ISTANBUL — President Recep Tayyip Erdogan of Turkey keeps making global headlines. First it was for claiming that Muslims discovered the New World. Then it was for asserting that you “cannot put women and men on an equal footing.” Last week, it was for supporting the arrest, by Turkish police, of a number of journalists. But in the long run, it is his reforms of the Turkish education system that will likely be the most influential — and detrimental — to the global competitiveness of the country’s next generation.
Earlier this month, Mr. Erdogan backed a proposal by Turkey’s National Education Council to make Ottoman Turkish — an older version of the language, written in Arabic letters — mandatory in religious high schools, and available as an elective in secular high schools. Flouting earlier rulings by the European Court of Human Rights, the council also proposed that religious education be compulsory from age six. The president’s response to sharp criticism of these initiatives from Turkish politicians and civil groups was characteristic: The changes would take place “whether they like it or not,” Mr. Erdogan said.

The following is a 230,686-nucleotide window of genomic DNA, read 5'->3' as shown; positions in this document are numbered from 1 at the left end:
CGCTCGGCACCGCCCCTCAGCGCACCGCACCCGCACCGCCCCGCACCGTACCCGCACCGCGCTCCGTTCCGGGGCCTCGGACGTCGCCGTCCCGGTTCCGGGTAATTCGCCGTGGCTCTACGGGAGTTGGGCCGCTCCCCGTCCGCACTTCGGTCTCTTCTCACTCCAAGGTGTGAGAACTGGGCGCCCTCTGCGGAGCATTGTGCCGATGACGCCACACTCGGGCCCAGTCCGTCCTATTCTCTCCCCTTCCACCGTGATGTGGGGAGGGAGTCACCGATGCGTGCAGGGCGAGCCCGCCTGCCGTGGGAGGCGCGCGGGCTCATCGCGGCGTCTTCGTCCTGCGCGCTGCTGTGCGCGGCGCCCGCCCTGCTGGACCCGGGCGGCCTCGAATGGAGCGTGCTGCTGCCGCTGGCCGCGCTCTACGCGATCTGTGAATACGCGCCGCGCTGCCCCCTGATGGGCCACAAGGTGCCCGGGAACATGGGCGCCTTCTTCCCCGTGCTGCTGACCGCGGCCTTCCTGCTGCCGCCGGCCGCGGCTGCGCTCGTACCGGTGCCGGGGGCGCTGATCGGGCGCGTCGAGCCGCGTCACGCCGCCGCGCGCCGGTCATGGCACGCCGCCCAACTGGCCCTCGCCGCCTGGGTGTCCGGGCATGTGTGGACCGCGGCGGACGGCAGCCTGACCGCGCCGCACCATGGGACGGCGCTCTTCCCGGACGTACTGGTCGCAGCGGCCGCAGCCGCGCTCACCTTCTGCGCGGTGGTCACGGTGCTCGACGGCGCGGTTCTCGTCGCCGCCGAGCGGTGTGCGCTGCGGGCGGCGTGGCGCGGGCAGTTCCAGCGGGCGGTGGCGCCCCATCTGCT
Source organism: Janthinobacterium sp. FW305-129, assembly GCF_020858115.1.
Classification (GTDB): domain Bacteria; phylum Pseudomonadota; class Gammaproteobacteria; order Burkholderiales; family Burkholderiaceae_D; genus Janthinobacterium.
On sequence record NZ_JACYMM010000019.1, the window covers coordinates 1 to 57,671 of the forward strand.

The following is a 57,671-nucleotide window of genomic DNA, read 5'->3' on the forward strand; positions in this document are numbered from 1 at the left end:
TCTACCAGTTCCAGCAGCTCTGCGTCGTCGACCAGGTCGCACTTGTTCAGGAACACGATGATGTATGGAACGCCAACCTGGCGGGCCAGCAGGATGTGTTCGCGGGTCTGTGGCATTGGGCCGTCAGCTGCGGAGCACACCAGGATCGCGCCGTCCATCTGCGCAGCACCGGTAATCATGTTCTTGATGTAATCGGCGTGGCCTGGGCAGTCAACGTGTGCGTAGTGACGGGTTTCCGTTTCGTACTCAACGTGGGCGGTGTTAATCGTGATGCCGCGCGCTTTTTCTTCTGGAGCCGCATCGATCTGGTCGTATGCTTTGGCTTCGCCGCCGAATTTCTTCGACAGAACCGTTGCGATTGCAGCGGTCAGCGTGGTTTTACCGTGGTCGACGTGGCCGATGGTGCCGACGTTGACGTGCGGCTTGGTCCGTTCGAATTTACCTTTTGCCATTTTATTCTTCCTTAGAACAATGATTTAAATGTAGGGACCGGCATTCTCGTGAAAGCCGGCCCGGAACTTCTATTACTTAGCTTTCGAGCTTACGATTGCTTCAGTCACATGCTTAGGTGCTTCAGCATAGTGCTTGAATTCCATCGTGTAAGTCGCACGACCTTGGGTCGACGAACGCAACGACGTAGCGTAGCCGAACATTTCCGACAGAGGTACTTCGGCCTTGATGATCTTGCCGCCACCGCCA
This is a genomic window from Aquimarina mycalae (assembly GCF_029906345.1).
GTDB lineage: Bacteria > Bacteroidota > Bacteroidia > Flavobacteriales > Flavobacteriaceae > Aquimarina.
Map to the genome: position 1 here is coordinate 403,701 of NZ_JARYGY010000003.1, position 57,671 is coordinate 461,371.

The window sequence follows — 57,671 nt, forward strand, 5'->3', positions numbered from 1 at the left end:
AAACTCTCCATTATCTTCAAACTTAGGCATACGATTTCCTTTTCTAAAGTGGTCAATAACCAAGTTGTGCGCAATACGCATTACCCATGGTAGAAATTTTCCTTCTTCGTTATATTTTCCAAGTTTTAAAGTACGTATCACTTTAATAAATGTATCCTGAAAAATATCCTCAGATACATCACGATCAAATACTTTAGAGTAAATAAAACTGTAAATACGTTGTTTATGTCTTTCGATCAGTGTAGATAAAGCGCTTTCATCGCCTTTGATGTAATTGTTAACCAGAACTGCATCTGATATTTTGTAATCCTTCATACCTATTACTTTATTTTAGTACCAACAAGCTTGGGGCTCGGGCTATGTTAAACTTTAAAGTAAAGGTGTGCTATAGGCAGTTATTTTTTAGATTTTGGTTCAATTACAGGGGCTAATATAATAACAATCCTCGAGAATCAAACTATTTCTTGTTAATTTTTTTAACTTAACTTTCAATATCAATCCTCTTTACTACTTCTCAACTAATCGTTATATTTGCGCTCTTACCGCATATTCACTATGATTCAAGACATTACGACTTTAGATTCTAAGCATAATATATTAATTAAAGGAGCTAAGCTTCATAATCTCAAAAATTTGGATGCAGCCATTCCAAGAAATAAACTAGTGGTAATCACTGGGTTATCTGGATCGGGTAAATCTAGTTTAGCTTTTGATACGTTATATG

In other words, as is often the case in Turkey, a war over ideology dominated the agenda, while the practical needs of Turkey’s future generations were overlooked. The National Education Council did not put any emphasis on foreign language instruction, for example, despite the fact that Turks generally fare poorly when it comes to speaking any language other than their own — particularly languages like English, Chinese or Arabic that could help Turkish businesses grow, both in the region and globally. Nor was there any emphasis on critical thinking or democratic values — the very qualities that could help transform Turkey’s insular, rigid and intolerant political culture.